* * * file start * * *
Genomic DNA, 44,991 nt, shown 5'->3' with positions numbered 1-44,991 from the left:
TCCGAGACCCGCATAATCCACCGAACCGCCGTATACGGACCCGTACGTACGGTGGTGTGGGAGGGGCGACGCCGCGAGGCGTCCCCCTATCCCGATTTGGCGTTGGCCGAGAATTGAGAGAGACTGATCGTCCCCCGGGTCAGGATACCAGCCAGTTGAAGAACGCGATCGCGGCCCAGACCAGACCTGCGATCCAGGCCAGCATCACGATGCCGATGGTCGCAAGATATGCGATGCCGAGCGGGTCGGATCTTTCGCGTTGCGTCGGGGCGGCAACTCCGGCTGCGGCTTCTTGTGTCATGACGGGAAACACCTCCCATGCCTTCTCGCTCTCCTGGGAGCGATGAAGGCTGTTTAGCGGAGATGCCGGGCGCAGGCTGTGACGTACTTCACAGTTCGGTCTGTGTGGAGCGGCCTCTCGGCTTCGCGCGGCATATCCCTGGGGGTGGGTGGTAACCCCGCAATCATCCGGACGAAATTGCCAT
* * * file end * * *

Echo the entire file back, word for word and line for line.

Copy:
Genomic DNA, 44,991 nt, shown 5'->3' with positions numbered 1-44,991 from the left:
TCCGAGACCCGCATAATCCACCGAACCGCCGTATACGGACCCGTACGTACGGTGGTGTGGGAGGGGCGACGCCGCGAGGCGTCCCCCTATCCCGATTTGGCGTTGGCCGAGAATTGAGAGAGACTGATCGTCCCCCGGGTCAGGATACCAGCCAGTTGAAGAACGCGATCGCGGCCCAGACCAGACCTGCGATCCAGGCCAGCATCACGATGCCGATGGTCGCAAGATATGCGATGCCGAGCGGGTCGGATCTTTCGCGTTGCGTCGGGGCGGCAACTCCGGCTGCGGCTTCTTGTGTCATGACGGGAAACACCTCCCATGCCTTCTCGCTCTCCTGGGAGCGATGAAGGCTGTTTAGCGGAGATGCCGGGCGCAGGCTGTGACGTACTTCACAGTTCGGTCTGTGTGGAGCGGCCTCTCGGCTTCGCGCGGCATATCCCTGGGGGTGGGTGGTAACCCCGCAATCATCCGGACGAAATTGCCAT